Moore’s law; the premise that transistor density will double every 24 months, has long been the guiding principle of the semi industry. For a couple of decades, notably the nineties and the oughts, this directly resulted in performance doubling, but there has to be a limit to how small the transistors can get before they can no longer keep the electrons in line.
Transistor size has decreased rapidly over the last few decades (there’s even a clever animation for those who want to see it in motion), though shrinking the process nodes isn’t always profitable. When a fabrication plants costs $10B the return on investment is hard to find –so the limits might be more financial than technical. A 7nm process requires $200M capital investment per 1k monthly production, double that of 28nm. If we start talking about 5, or even 3nm, then the costs escalate.
Not that it’s clear what process node everyone is using these days – a 7nm “process” results in gates that are 20nm long, and TSMC’s 7nm is equivalent to Intel’s 10nm. If we’re going to compare then we really need to see the transistor density per square millimeter, or perhaps we should say cubic millimeter.
Adding a third dimension can increase the transistor count without using smaller transistors. TSMC’s VP of research reckons that his company can sustain the increasing transistor count for “decades” by using stacked-chip designs.
Intel has certainly been pushing in this direction, showing its LakeField processor – a 3D stacked package including a mix of processor cores, I/O dies and memory die. Intel is also using its 3D packaging to enable its latest gen 10nm FPGAs. Other vendors are using a mix of processing die and stacks of HBM memory die to bypass transistor density constraints – packing often referred to as 2.5D.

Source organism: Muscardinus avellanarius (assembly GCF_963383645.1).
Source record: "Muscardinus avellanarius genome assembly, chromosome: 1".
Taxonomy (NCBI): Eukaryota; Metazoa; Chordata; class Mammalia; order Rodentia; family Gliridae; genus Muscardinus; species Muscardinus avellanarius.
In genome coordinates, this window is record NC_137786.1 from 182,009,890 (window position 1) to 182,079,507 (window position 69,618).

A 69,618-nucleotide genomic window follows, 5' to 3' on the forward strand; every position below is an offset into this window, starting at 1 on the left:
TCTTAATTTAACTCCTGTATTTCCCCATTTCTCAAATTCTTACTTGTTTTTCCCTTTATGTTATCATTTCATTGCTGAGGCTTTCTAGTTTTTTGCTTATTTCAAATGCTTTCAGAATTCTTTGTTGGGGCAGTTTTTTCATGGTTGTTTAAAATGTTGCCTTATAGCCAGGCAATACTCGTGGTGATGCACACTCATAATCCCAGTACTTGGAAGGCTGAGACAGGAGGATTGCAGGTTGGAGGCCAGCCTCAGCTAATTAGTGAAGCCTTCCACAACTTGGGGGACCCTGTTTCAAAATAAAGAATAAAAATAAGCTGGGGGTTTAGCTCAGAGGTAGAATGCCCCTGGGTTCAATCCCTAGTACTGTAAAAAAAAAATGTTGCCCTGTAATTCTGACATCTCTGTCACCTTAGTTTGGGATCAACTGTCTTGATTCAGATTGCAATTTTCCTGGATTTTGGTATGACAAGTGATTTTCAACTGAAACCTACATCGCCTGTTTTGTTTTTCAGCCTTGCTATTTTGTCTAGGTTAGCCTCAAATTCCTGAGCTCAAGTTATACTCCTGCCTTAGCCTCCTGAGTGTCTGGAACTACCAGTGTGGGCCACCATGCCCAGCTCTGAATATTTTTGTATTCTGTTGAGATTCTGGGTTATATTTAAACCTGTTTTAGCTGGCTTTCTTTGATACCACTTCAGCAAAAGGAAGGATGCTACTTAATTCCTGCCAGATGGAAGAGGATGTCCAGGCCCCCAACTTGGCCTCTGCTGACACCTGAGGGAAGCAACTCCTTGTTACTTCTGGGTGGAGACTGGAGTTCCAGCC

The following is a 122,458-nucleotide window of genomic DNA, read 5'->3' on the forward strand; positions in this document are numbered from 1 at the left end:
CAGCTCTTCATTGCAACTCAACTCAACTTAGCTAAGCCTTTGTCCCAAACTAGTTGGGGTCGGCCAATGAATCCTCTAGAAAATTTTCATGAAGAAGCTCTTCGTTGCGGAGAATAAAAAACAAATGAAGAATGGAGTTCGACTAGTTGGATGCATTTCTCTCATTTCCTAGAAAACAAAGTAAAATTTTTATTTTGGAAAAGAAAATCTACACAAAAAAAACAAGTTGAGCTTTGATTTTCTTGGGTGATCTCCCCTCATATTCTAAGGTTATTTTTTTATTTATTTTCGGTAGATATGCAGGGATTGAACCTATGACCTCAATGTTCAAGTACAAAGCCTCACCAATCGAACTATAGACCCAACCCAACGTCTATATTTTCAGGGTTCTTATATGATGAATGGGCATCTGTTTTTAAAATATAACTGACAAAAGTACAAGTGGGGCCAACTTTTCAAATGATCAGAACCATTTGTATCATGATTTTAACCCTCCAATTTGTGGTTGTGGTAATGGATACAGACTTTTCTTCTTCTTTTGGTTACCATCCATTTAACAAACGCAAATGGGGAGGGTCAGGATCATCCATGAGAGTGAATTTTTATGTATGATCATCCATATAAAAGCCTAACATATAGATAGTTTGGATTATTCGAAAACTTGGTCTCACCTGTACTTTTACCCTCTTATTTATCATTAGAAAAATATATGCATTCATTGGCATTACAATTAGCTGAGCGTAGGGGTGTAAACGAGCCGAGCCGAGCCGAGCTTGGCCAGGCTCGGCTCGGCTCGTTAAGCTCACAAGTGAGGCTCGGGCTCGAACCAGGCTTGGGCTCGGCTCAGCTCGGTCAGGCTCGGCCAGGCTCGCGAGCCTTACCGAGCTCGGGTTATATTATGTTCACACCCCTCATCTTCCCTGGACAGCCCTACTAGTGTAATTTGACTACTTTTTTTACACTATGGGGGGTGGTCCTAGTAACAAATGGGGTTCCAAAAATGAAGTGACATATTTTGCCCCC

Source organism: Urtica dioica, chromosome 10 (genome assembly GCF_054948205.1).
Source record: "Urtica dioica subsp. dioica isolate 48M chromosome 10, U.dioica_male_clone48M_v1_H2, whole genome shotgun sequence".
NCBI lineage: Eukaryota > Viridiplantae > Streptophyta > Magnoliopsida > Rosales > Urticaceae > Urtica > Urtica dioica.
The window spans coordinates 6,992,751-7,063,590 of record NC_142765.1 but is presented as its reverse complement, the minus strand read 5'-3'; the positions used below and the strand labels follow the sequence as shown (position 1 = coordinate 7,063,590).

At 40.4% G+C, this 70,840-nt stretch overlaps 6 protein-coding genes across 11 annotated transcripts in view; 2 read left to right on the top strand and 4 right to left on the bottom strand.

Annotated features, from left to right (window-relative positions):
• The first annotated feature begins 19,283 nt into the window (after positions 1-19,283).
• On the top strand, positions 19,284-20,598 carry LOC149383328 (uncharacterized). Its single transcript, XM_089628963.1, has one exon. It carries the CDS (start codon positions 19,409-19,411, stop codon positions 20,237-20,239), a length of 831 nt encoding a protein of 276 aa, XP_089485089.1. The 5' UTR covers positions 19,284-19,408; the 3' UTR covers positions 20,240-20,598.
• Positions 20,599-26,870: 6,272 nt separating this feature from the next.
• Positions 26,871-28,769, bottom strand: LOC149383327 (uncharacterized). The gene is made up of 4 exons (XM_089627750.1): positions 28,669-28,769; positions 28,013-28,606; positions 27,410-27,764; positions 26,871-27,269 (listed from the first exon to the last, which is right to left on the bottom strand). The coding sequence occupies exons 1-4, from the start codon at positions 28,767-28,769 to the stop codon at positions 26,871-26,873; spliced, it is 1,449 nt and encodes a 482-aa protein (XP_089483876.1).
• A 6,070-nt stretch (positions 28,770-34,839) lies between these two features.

Packaging can also reduce the risk of using low process nodes. Restricting the highest-cost process to the most-critical parts of a chip can reduce the overall costs, and increase product volume. AMD has been usefully combining process notes for its Zen based Ryzen and Epyc processors, and its most recent Zen2 based designs mixes 7nm and 14nm die on a 2D package.
Moore’s law only mentions increasing the number of transistors, in a two-dimensional space. Expanding that to three dimensions is an easy way to increase the count without squeezing the transistor size any further. Not that we couldn’t – it seems clear that 5nm, and even 3nm, are technically possible, but the more-important question is if such innovation will be profitable. Reducing the process node has worked well in the past, but (as we often say at Gartner) companies need to look beyond what they did last year, if they want to be certain of still being in business next year.
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